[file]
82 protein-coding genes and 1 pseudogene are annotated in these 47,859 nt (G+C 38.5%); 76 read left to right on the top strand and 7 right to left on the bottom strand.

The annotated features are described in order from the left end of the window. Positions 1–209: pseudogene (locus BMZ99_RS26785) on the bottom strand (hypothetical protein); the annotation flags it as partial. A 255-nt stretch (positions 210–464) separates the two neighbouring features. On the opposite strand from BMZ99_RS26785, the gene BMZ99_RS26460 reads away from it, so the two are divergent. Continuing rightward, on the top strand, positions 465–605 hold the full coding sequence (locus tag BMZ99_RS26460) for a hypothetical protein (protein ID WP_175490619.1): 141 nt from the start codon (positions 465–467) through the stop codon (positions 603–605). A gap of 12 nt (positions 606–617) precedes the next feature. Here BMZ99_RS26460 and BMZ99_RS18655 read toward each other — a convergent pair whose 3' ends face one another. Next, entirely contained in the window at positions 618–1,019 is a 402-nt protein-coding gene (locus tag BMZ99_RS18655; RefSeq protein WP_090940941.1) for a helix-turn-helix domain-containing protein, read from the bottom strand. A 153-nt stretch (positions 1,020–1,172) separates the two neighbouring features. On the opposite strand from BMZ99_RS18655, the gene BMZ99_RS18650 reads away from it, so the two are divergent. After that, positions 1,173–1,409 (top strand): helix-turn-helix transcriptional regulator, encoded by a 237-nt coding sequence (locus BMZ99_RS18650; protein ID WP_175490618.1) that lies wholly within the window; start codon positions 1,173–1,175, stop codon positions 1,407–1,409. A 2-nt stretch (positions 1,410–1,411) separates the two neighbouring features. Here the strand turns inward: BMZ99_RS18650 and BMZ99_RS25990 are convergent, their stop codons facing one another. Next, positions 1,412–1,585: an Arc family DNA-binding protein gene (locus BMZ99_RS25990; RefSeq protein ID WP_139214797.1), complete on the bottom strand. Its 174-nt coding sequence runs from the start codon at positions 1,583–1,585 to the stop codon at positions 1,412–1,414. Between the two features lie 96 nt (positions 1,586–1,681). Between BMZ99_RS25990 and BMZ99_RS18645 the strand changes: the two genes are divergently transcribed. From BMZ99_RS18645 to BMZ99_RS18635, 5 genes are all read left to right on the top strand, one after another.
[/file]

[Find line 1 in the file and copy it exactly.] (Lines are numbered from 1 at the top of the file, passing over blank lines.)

82 protein-coding genes and 1 pseudogene are annotated in these 47,859 nt (G+C 38.5%); 76 read left to right on the top strand and 7 right to left on the bottom strand.